The equity you have built up in your home over the years is potentially your biggest source of personal wealth. It may be the most valuable thing you have to pass on to your loved ones when you die.
Especially if you are now the sole owner of the home where you live, you need to put careful consideration into what happens to the property at the time of your death. There are several different approaches to the home, and your family circumstances and priorities for your estate will influence which solution is best for your circumstances.
With rare exceptions where people own historical homes that they want to donate to the community or to a local historical trust, there are typically three approaches people employ for their homes in their estate plans.
They leave the property to someone they love in their will
The most straightforward way to handle your home when you die is to bequeath it to one person in particular. Children and grandchildren may be grateful for the opportunity to have a home to call their own. The value of the property if they sell it could also be enough time for purchasing another property, funding a college education or starting a business.
They moved the property into a trust
If you thank you will receive Medicaid benefits when you get older or can easily imagine your family members fighting over your property when you die, then adding a trust to your estate plan could be a good decision.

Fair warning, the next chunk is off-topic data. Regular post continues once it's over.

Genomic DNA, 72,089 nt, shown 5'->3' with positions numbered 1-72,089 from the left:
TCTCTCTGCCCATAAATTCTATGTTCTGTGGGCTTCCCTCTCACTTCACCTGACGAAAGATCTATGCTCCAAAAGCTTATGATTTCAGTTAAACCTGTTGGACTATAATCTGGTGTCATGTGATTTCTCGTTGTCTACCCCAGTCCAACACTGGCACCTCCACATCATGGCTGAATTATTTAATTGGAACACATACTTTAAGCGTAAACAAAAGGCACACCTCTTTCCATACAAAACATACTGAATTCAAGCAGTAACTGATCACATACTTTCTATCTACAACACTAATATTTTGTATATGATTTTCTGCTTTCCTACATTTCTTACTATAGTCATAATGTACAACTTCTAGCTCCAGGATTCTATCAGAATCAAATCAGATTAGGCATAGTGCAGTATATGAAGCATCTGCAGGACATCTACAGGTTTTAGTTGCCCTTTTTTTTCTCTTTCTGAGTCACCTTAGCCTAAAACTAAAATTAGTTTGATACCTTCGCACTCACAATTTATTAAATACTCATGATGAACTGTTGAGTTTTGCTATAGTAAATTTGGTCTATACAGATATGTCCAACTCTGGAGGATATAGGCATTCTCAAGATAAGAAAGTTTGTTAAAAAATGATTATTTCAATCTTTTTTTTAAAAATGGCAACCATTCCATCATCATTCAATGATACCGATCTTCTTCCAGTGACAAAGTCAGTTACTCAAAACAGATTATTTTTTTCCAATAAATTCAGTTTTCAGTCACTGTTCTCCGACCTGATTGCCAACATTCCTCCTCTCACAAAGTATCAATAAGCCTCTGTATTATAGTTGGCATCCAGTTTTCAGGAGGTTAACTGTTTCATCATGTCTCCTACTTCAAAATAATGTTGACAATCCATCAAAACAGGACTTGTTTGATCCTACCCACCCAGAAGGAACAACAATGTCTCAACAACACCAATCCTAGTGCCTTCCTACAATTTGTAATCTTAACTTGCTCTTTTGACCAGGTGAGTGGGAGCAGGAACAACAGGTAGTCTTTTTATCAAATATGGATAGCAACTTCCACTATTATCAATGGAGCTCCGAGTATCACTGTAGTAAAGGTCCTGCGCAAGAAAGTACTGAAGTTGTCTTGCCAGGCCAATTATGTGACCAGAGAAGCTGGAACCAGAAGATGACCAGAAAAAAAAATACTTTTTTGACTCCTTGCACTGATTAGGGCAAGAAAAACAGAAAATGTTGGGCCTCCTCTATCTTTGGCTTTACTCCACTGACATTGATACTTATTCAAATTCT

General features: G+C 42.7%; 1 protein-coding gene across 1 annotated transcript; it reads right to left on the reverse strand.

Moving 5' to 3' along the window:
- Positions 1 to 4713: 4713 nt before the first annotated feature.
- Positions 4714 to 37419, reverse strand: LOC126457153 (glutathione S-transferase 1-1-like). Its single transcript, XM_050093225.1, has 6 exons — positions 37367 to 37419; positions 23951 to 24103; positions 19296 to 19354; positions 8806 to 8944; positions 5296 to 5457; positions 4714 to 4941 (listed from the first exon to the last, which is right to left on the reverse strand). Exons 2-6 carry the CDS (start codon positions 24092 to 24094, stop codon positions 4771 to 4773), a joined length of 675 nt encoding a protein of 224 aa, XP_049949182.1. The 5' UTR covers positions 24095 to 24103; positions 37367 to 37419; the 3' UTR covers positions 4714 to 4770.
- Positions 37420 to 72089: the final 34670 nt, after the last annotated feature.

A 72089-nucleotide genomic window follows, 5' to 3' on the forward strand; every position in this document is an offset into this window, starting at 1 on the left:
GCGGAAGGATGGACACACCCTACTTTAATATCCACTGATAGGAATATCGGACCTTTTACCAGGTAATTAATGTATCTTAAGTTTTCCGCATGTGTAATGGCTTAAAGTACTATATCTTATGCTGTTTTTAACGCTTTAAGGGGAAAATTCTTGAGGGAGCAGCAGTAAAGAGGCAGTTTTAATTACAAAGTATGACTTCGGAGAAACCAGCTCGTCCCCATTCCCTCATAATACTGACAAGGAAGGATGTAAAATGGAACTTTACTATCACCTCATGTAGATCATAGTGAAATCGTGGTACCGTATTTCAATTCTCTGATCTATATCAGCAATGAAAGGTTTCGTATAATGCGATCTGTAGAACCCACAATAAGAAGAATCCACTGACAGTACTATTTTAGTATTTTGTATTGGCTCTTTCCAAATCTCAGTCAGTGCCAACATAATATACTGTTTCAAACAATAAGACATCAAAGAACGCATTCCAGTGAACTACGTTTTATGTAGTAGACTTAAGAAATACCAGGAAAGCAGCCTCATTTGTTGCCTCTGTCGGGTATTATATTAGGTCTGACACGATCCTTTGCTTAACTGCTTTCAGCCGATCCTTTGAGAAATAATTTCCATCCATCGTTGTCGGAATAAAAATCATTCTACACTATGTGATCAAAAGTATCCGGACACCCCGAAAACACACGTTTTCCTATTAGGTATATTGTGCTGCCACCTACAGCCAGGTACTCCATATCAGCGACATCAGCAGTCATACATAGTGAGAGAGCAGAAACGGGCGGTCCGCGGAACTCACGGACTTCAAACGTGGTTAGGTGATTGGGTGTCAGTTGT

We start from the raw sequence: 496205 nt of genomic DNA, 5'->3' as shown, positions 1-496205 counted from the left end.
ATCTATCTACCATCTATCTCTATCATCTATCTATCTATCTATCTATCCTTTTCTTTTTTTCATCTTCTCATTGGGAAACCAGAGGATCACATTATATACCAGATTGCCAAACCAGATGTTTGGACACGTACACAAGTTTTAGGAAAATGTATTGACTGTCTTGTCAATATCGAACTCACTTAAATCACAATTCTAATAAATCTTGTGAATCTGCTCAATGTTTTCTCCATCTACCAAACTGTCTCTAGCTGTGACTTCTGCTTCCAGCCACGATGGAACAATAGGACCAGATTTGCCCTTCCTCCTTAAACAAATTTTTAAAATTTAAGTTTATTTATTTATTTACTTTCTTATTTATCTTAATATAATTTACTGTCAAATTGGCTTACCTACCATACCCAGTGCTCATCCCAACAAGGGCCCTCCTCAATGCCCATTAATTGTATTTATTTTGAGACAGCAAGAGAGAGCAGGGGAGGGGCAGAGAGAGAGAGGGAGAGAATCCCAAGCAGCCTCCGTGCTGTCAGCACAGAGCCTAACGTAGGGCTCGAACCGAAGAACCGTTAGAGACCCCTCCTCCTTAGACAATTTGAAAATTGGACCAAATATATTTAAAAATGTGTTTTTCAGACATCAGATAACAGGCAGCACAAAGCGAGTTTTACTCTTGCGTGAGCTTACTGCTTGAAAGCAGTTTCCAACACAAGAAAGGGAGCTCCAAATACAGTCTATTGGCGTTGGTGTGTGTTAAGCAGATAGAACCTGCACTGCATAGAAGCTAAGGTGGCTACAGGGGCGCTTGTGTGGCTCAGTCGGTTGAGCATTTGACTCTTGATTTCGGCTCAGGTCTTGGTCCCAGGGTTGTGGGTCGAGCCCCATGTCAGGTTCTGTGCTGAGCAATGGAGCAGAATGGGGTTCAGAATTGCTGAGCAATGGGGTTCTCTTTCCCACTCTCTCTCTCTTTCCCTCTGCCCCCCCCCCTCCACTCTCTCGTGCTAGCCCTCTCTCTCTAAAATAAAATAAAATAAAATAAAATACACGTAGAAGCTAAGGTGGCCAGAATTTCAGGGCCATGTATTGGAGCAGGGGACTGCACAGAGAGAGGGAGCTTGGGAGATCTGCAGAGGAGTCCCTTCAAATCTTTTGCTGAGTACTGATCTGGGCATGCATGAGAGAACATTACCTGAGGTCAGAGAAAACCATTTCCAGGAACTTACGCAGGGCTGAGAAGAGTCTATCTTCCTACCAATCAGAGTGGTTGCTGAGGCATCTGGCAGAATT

Holding your home in a trust can protect it from creditor claims and Medicaid estate recovery attempts. It can also prevent family members from selling the home and limit them to living there instead.
They order the sale of the property
If no one in your family will likely want to live at your primary residence after you die because they already have their own homes, then having your executor sell the property might be the most practical choice. Your beneficiaries can share whatever the estate receives for the property, making it much easier for you to avoid leaving behind an imbalanced inheritance for multiple loved ones.
Looking over your financial circumstances and family relationships can give you a better idea of what to do with your home in your estate plan.